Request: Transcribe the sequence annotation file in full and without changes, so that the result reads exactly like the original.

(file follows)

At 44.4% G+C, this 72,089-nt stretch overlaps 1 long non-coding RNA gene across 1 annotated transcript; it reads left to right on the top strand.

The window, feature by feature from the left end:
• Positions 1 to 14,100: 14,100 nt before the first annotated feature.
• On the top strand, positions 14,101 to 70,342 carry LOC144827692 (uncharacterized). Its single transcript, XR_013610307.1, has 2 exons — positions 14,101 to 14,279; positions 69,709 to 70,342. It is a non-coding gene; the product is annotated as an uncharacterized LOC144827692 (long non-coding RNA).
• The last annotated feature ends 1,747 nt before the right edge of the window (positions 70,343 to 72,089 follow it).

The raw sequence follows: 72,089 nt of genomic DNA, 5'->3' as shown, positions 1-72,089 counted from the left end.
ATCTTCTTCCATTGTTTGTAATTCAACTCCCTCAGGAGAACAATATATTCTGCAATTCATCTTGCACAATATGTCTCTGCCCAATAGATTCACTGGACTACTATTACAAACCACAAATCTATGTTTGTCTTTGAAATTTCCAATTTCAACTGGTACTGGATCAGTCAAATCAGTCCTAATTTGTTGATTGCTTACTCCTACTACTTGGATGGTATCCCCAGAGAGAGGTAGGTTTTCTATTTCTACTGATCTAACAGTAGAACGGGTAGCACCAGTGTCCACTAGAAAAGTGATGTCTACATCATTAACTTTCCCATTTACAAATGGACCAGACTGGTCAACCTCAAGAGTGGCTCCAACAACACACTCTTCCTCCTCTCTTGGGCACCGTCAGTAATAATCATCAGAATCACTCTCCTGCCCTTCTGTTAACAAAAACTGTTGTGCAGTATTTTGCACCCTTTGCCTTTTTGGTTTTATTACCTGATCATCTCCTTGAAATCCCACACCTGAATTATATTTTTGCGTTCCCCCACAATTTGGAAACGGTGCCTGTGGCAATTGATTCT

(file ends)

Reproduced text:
At 44.4% G+C, this 72,089-nt stretch overlaps 1 long non-coding RNA gene across 1 annotated transcript; it reads left to right on the top strand.

The window, feature by feature from the left end:
• Positions 1 to 14,100: 14,100 nt before the first annotated feature.
• On the top strand, positions 14,101 to 70,342 carry LOC144827692 (uncharacterized). Its single transcript, XR_013610307.1, has 2 exons — positions 14,101 to 14,279; positions 69,709 to 70,342. It is a non-coding gene; the product is annotated as an uncharacterized LOC144827692 (long non-coding RNA).
• The last annotated feature ends 1,747 nt before the right edge of the window (positions 70,343 to 72,089 follow it).

The raw sequence follows: 72,089 nt of genomic DNA, 5'->3' as shown, positions 1-72,089 counted from the left end.
ATCTTCTTCCATTGTTTGTAATTCAACTCCCTCAGGAGAACAATATATTCTGCAATTCATCTTGCACAATATGTCTCTGCCCAATAGATTCACTGGACTACTATTACAAACCACAAATCTATGTTTGTCTTTGAAATTTCCAATTTCAACTGGTACTGGATCAGTCAAATCAGTCCTAATTTGTTGATTGCTTACTCCTACTACTTGGATGGTATCCCCAGAGAGAGGTAGGTTTTCTATTTCTACTGATCTAACAGTAGAACGGGTAGCACCAGTGTCCACTAGAAAAGTGATGTCTACATCATTAACTTTCCCATTTACAAATGGACCAGACTGGTCAACCTCAAGAGTGGCTCCAACAACACACTCTTCCTCCTCTCTTGGGCACCGTCAGTAATAATCATCAGAATCACTCTCCTGCCCTTCTGTTAACAAAAACTGTTGTGCAGTATTTTGCACCCTTTGCCTTTTTGGTTTTATTACCTGATCATCTCCTTGAAATCCCACACCTGAATTATATTTTTGCGTTCCCCCACAATTTGGAAACGGTGCCTGTGGCAATTGATTCT